Seminary hosts first ever ‘Centergize’ conference; Additional events on the horizon

Fred Luter, pastor of Franklin Ave. Baptist Church in New Orleans, preaches at ‘Centergize’ July 31.

New Orleans Baptist Seminary closed the summer season earlier this month with “Centergize,” a first-of-its-kind midsummer pastor’s conference for the school focused on the book of Ephesians. Centergize offered students the opportunity to earn up to nine academic credits in three courses — all based on Ephesians.

Featured plenary speakers were Chip Henderson, pastor of Pinelake Church in Mississippi, and Fred Luter, pastor of Franklin Avenue Baptist Church in New Orleans.

Professor of Theology and Islamic Studies Mike Edens, who partnered with Professor of New Testament and Greek Jimmy Dukes on the project, said about 45 people attended each of the plenary sessions in Martin Chapel.

“There were rave reviews for both [Henderson and Luter],” Edens said. “They were totally different, but both biblical preachers preaching to the needs of their congregation. They develop their material for their task in different ways.”

Both Henderson and Luter shared with Centergize participants how they plan and prepare for their preaching, then actually preached a sermon from Ephesians. They also engaged participants in a question-and-answer time.

Henderson shared how he develops his preaching calendar — which he plans a year in advance — then discussed how he reads and exegetes a text, forms outlines and prepares sermons.

“He preaches biblical book series as his primary preaching methodology, though he does some other things,” Edens said. “He laid out the entire process, and it was very helpful to these pastors and staff members.”

Luter, on the other hand, prepares sermons more on a week-by-week basis. Mondays and Tuesdays, he focuses on preparing his sermon for Wednesday night. Thursdays and Fridays, he writes a sermon for Sunday. Sometimes Luter preaches through a book, sometimes he takes a topical approach. Oftentimes, the season of the year, whether it be Christmas, Easter, etc., helps guide his sermon planning. Luter said his basic method for sermon preparation is pray, plan (background study), prepare (write a manuscript) and preach.

Edens said the example of two longtime ministers preparing to preach in vastly different ways demonstrated for attendees the importance of seeking God and developing a personal strategy for sermon development. Both Henderson and Luter, Edens said, are “anointed by God [and are] being used in fabulous ways.”

Academically, Centergize offered three courses: an exegetical course on Ephesians, a preaching through the epistles course on Ephesians, and a doctrine of salvation course that focused on Ephesians.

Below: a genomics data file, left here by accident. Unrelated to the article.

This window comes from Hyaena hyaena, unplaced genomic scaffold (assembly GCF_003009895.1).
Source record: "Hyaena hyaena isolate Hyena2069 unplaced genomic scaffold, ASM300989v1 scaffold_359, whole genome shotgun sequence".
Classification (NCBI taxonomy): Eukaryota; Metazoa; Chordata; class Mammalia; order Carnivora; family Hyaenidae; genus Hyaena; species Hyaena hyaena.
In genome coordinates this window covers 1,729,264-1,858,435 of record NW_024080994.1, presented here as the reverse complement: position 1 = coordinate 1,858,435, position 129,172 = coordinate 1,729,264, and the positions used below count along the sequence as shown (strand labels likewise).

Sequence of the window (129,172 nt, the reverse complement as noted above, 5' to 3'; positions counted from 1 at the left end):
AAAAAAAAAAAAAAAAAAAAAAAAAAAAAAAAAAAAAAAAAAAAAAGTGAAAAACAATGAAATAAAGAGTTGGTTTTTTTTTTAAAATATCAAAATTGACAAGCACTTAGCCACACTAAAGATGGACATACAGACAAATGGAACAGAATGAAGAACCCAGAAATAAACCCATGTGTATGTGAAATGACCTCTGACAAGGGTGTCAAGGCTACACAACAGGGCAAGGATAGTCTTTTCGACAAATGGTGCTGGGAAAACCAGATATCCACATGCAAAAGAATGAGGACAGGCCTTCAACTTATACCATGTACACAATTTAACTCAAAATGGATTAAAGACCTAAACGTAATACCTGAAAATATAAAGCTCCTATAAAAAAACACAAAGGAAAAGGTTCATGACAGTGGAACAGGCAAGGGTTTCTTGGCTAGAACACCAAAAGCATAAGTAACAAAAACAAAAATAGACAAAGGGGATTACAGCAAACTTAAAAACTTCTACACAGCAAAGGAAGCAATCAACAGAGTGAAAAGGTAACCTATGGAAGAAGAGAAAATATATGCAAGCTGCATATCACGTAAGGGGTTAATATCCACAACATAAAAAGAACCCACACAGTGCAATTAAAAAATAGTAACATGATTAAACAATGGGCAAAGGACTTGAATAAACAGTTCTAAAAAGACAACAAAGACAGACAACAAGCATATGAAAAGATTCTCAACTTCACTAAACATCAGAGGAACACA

“We had four students who got nine hours of academic credit that week,” Edens said. “We had three students who got six hours of academic credit, and quite a few others who just took one course.”

Students enrolled in one course were welcomed to attend lectures in other courses, even if they were not registered to receive academic credit.

Edens said the overall participation in Centergize was encouraging. He and Dukes are now in the process of planning Centergize 2015 for the same time period next summer. Next year’s conference will again feature a new testament book, he said.

Upcoming events at NOBTS

Centergize was the first in a string of events and conferences set to take place at New Orleans Baptist Seminary over the next few months. Here are details on events coming up at the seminary:

Multiply Louisiana: Missions & Church Planting Conference. Gather with church planting and missions enthusiasts from around Louisiana Aug. 25–26 for two days of learning, collaboration and encouragement. Cost is $35, but there is no cost for registration for current NOBTS students. For more information, go to

Timothy+Barnabas Legacy Conference. This is a one-day conference set for Sept. 4, featuring pastor Johnny Hunt. The conference starts with a chapel service at 11 a.m., then includes lunch and afternoon teaching sessions with Hunt. Overnight lodging is available. Register online and reserve a room at

Challenges to Religious Liberty. The Institute for Faith in the Public Square at NOBTS will host “Challenges to Religious Liberty” Sept. 30 from 7 to 9 p.m. on the seminary campus. Dr. Russell Moore, president of the SBC’s Ethics and Religious Liberty Commission, will speak on “challenges to the church.” Mathew Staver, director of Liberty University’s Center for Law and Policy and Dean of Liberty’s Law School , will address “challenges in counseling,” and political scientist Carol Swain will speak on “challenges in education.”

XCelerate Disciplemaking Conference. NOBTS will host the ‘XCelerate’ discipleship conference Oct. 16-17, with a focus on discipling children, students, families and adults. Plenary session speakers will include NOBTS President Chuck Kelley, NOBTS faculty members Hal Stewart and Allen Jackson, and author and speaker Steve Parr. Registration without class credit is $30. Academic courses and housing options are available. For more information, visit

Bible Translation as Missions. The Baptist Center for Theology and Ministry, the Haggard Center for New Testament Textual Studies and the Global Missions Center at NOBTS will host a “Bible Translation as Missions” colloquium Oct. 20 on the seminary campus. The event will focus on the nature and status of Bible translation work globally and connect individuals interested in translating the Bible for the purpose of Christian missions. The event will be in HSC 219 from 9 a.m. to 6 p.m. Admission is free. For more information, contact Adam Harwood at